Art Hounds Each week Minnesota Public Radio News asks three people from the Minnesota arts scene to be "Art Hounds." Their job is to step outside their own work and hunt down something exciting that's going on in local arts.4:44 p.m.
From the family of a killed teenager, a call for reform Alisha Neeley, the sister of Helena and Terrence Neeley, was shot and killed a little more than a year ago. They believe the broader culture of gun violence led to their sister's death and have ideas on how to address it.4:49 p.m.
Picking up the broadband pace Across the state, companies, cooperatives and municipalities are building broadband networks in rural areas that have been underserved. Ground Level has covered some of these projects on this blog, especially public efforts and those that have received federal stimulus dollars.5:24 p.m.
National Public Radio Stories
Crisis Forces Japanese Farmers To Destroy Crops
The government is asking people not to eat spinach, parsley and other produce grown near the damaged nuclear power plant because some is tainted with radiation. This is putting some farmers, many of whom have to demolish whole crops, in a bind.
Relief Group Provides Update On Japan
All Things Considered spoke with a relief agency operating in Japan called Shelter Box last week. Host Melissa Block checks in with Shelter Box and their international director, Lasse Petersen. Last week, his group was just starting to survey the extent of the damage. Now, they've distributed tents and supplies.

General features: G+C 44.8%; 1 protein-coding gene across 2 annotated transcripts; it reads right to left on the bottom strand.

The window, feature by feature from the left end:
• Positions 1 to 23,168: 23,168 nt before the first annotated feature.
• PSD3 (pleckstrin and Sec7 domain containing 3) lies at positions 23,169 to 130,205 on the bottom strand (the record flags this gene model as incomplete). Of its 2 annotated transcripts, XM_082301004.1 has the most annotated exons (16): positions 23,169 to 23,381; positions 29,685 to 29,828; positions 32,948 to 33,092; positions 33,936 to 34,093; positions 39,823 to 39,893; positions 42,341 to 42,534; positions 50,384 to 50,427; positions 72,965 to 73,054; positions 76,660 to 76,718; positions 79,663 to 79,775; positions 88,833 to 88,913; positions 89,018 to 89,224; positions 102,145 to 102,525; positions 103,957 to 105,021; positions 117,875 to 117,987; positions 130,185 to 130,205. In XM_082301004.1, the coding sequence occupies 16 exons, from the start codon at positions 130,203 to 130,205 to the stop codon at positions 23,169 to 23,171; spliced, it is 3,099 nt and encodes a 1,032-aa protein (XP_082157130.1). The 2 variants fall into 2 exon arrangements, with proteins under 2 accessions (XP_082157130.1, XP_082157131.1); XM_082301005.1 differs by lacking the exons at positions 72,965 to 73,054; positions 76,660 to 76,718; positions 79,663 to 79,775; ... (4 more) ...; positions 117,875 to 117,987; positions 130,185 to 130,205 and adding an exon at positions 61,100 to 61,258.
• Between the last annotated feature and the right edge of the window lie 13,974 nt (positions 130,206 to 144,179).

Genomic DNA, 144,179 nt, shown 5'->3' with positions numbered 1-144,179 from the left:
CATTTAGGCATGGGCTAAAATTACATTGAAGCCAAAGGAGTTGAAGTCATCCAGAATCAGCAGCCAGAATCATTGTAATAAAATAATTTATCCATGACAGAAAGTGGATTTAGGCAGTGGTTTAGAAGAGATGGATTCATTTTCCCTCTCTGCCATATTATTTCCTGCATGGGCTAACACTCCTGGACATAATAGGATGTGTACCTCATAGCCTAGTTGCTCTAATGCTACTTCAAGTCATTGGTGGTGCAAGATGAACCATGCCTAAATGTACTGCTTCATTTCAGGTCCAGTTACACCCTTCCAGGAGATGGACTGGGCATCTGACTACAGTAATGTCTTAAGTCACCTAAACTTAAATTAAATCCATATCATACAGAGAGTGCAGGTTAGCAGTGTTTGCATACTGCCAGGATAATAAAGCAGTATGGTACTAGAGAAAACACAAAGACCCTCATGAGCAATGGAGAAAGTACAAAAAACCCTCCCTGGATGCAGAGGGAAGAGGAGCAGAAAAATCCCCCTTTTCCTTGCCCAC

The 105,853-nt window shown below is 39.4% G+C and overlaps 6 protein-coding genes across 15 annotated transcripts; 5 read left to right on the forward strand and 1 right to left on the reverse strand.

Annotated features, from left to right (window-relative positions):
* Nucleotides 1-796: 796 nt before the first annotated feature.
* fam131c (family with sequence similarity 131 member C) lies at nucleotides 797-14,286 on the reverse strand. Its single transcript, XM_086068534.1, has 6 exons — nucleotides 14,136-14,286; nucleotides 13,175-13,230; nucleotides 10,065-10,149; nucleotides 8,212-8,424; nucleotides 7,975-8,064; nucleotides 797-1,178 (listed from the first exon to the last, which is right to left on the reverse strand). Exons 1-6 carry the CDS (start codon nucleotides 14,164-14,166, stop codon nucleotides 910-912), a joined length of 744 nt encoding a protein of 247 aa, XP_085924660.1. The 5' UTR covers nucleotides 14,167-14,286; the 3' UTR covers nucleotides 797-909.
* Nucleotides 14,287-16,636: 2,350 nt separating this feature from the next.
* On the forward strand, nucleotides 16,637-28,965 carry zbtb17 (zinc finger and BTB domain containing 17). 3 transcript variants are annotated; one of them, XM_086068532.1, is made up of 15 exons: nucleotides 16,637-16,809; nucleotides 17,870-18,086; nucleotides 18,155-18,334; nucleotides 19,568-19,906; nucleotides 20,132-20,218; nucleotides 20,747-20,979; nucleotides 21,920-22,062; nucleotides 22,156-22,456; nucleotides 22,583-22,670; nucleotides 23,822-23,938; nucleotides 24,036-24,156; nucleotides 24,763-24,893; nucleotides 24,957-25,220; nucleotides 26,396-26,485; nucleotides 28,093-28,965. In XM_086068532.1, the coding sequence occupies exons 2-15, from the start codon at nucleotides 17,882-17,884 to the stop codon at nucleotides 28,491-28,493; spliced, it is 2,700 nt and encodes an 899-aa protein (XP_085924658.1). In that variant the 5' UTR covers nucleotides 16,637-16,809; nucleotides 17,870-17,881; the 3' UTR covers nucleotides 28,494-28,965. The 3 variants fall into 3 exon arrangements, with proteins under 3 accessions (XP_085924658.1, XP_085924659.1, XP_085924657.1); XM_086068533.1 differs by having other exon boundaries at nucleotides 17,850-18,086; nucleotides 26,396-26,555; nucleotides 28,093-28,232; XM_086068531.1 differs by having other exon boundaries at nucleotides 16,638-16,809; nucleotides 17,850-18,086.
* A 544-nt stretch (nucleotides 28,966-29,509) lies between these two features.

How Precise Are Air Strikes?
If ever precision weapons were really needed for a mission, the Libyan air strikes would be that mission. It would be hard to explain away unintended civilian casualties as collateral damage when the declared objective of the strikes is to protect civilians. For more on precision weapons, Robert Siegel speaks with retired Air Force Maj. Gen. Irving Halter, who is now with the applied technology group of the defense contractor CSC.
Defunding Public Media: Disaster Or Opportunity?
Supporters of public broadcasting say zeroing out federal funding would mean lights out for hundreds of local radio and TV stations. But critics say it would give stations a chance to reinvent themselves.
Maine Takes Down Labor Mural
Labor leaders in Maine are outraged over a decision by Republican Gov. Paul LePage and his new administration to remove a 35-foot mural from the Maine Department of Labor. The mural depicts scenes from Maine's labor history, including a strike at a shoe factory and a paper mill as well as Rosie the Riveter. A spokeswoman for the governor says all departments in state government need to make all people feel welcome — and the mural does not do that.
A Somber Centennial For The Triangle Factory Fire
On March 25, 1911, 146 garment workers — mostly young, immigrant women — lost their lives in the Triangle Shirtwaist factory in New York City. On the 100th anniversary of the tragedy, people around the country are remembering the victims, and the labor legacy they inspired.
American Mathematician Wins Abel Prize
American mathematician John Milnor was awarded the Abel Prize in mathematics Wednesday. Among his many achievements, Milnor proved the existence of exotic seven-dimensional spheres. Robert Siegel talks with Julie Rehmeyer about his work. Rehmeyer writes for Science News and Wired Magazine.
Hosts Robert Siegel and Melissa Block read from listeners' emails about an investigative report on post-traumatic stress disorders.